At a Symbian event in San Francisco this week, an AT&T exec suggested that the company would like to support only one smartphone operating system for a number of reasons. Could AT&T survive with just one smartphone platform?The idea makes some sense from a business perspective. Were AT&T to actually ditch all but one platform, that means it could reduce support and development costs across the board. PC World reports, "The mobile operator believes smartphones will make up the largest portion of devices connecting to its network by about 2014, and it wants to avoid the fragmentation of platforms that has made it hard to develop mobile applications." That's understandable, but I think it would cause more problems than it solves.
Right now, AT&T offers phones running Windows Mobile, BlackBerry OS, Palm OS, and the iPhone. AT&T does offer a Nokia device that runs S60, but AT&T doesn't classify that device (or OS) as worthy of bearing the smartphone moniker. AT&T doesn't yet offer a phone running the Android OS. AT&T considers the iPhone a third-party device that just happens to use AT&T's wireless services, so don't think the iPhone is going away any time soon.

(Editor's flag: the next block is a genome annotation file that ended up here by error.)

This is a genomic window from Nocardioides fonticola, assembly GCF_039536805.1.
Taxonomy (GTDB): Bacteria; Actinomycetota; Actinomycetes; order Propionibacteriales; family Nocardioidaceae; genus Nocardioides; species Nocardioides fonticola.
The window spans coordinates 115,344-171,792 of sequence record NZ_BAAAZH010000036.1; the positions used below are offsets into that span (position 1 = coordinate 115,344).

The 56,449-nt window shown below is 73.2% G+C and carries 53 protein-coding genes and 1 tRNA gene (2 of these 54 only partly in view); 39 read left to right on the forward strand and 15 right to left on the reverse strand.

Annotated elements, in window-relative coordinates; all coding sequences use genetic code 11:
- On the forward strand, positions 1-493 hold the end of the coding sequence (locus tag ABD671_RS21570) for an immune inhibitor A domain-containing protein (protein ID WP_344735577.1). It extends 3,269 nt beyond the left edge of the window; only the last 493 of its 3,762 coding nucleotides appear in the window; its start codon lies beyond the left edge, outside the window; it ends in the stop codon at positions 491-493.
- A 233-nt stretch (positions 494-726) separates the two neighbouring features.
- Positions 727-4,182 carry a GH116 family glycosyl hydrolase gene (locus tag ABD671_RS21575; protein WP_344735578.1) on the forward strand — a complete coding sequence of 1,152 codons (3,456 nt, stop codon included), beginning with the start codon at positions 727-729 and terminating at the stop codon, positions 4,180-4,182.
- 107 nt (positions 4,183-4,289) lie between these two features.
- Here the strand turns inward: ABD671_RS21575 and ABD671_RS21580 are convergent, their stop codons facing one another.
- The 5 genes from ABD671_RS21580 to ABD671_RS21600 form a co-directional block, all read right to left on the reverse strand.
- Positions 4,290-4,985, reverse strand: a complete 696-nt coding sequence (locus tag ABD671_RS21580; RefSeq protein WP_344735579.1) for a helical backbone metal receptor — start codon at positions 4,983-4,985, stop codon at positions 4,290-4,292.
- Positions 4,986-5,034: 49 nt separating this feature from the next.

How many of your businesses use AT&T and support both Windows Mobile and BlackBerry? Could you do without one or the other? What's more interesting is that the executive who made the comments, Roger Smith, director of next generation services, data product realization at AT&T, also said that the company considers Symbian the most likely candidate to fill that spot.
Wow. Really? AT&T has all-but-ignored Symbian completely, especially the S60 smartphone platform from Nokia. Where did this drastic reversal in thinking come from?
Has Nokia's strategic shift of buying out the Symbian Foundation, with plans to offer Symbian open source, changed AT&T's mind? It's too early to really know what the future of Symbian is going to offer, so why AT&T would bank everything on it raises eyebrows. Of course, this would be a major win for Nokia, which has hitherto seen its market share in the U.S. wither away the past few years. The developer base for Symbian is huge, but the platform needs to make major leaps and bounds in usability to catch up to the likes of iPhone OS, the newer BlackBerry OS, and feature phones that are besting smartphones in usability.
In the end, however, I don't think AT&T can live without Windows Mobile and BlackBerry, which are what the core of its enterprise users pick for their businesses.